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To understand Harvey's scale, you need a perspective from space

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Can this storm just go away already?

Tropical Storm Harvey
Image: NASA

After making landfall on Friday, Tropical Storm Harvey is still ravaging southeast Texas five days later — and pictures from space show just how massive this storm has remained since then. NASA astronaut Randy Bresnik snapped the above photo of Harvey from the International Space Station at 2:27PM ET yesterday, showing that the storm is still a monster. It’s a poignant reminder as Houston area residents continue to battle flood waters, and emergency crews rescue people stranded in their homes.

Harvey’s ferocity is the culmination of many different inopportune factors. The waters in the Gulf of Mexico are particularly warm right now, fueling the storm and making it a brutal Category 4 hurricane when it first hit Texas. Making matters worse is the fact that it stalled out over the state for a couple of days due to lack of winds in the upper atmosphere. The storm’s trajectory then took it back into the Gulf of Mexico yesterday, where it may gather some strength from the warm ocean waters.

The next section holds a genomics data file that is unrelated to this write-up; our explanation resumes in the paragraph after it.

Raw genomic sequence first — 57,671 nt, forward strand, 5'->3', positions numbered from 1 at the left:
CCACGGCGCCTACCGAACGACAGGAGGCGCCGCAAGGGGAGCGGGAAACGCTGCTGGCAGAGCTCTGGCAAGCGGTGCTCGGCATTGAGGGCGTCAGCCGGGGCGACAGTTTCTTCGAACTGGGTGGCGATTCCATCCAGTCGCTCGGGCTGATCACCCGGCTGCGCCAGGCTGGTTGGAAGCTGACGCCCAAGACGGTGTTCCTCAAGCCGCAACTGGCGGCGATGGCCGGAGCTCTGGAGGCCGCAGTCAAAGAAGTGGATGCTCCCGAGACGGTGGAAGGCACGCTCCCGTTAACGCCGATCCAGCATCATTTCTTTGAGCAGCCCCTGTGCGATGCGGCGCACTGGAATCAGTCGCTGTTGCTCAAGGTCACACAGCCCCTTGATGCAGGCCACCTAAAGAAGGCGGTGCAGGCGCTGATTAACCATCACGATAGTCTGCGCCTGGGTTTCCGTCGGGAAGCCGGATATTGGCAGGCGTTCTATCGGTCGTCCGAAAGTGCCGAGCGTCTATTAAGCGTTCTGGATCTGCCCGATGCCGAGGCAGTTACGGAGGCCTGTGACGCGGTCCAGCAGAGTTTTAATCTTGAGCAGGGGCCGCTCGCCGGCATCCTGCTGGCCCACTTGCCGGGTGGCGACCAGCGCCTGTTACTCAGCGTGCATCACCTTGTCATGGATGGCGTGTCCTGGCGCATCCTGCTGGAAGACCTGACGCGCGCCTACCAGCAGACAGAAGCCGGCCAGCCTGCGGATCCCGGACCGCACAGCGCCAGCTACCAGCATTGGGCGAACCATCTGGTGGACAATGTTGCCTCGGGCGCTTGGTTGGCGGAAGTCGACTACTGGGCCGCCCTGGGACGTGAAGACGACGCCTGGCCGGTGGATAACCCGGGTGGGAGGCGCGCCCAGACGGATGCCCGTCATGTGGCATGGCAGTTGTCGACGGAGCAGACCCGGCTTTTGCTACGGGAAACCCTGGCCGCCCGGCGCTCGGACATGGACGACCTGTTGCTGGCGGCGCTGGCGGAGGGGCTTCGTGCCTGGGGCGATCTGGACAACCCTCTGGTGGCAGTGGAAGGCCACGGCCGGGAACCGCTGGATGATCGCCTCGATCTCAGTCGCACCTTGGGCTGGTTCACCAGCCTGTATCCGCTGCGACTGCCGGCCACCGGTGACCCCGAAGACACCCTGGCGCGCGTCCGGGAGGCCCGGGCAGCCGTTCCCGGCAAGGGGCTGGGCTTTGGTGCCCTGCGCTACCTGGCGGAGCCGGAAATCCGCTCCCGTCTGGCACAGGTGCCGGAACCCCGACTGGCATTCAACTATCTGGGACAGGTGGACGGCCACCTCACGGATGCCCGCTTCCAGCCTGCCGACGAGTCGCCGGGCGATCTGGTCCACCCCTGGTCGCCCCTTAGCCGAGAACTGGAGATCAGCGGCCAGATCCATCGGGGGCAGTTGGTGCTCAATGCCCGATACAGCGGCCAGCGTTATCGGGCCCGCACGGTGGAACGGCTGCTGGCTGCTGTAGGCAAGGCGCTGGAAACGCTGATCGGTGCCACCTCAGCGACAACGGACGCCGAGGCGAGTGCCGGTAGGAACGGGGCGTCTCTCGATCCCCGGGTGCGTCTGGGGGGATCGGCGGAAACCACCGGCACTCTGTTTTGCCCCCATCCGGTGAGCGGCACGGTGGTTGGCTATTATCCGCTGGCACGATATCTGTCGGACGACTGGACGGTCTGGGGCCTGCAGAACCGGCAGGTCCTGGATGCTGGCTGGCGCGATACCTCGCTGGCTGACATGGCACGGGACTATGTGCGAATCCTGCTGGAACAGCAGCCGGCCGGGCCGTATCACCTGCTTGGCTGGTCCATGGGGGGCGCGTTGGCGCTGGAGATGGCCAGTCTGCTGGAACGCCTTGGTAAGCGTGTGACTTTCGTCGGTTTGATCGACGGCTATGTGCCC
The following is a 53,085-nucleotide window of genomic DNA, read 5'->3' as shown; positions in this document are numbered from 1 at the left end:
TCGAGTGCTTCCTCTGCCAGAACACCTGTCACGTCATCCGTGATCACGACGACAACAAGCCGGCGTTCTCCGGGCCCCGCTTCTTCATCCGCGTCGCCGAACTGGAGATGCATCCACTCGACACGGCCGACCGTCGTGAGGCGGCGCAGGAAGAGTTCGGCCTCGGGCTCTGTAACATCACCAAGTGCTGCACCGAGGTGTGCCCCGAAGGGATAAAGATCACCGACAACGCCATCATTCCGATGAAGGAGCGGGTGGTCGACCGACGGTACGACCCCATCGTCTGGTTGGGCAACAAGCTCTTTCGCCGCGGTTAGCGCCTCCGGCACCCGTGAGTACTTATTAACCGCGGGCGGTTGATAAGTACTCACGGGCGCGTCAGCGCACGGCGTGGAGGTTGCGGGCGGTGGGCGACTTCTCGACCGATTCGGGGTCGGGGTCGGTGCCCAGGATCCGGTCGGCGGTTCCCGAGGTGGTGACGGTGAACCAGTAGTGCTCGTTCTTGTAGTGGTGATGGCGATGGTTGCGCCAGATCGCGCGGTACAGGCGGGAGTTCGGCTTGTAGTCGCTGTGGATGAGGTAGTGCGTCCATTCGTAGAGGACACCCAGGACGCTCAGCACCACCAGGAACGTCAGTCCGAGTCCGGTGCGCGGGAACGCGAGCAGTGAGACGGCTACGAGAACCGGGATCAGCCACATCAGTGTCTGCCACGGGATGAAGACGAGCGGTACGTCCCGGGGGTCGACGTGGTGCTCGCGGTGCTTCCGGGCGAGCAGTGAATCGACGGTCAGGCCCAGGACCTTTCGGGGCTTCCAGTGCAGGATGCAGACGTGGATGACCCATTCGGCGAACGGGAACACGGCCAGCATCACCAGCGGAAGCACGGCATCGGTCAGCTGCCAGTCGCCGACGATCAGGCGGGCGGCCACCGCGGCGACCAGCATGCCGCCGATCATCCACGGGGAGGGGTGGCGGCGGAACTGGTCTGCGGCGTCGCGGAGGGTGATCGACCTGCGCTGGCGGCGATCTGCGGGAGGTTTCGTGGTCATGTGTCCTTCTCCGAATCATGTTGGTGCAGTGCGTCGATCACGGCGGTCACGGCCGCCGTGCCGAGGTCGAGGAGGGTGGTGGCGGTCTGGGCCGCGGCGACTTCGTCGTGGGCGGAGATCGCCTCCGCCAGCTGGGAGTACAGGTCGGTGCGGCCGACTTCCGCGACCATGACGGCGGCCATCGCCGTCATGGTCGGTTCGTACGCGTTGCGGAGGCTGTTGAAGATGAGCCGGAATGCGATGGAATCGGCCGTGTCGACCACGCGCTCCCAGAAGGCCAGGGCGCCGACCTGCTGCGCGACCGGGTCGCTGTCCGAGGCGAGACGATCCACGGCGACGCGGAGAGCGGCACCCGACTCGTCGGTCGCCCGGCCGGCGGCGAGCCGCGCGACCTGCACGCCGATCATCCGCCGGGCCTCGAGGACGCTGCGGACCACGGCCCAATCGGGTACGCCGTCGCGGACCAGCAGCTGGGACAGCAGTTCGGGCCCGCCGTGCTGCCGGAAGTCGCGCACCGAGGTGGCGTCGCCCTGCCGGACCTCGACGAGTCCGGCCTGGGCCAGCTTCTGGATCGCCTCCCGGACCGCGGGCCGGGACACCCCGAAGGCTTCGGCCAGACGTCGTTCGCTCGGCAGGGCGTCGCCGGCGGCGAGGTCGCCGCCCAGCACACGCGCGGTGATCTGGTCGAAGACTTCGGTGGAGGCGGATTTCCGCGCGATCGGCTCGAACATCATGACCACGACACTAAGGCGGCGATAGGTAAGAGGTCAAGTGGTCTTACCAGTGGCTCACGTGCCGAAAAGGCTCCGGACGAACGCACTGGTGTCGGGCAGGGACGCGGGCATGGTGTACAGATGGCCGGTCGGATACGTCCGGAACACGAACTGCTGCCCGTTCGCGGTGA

Now, the National Hurricane Center expects Harvey to veer east and head over southwest Louisiana where it’s forecasted to dump rain on New Orleans. That could also be a major problem, since the city’s pumping system for removing rainwater is not in the best shape. This storm could still do some more tremendous damage to the Gulf Coast, with days of rain still ahead.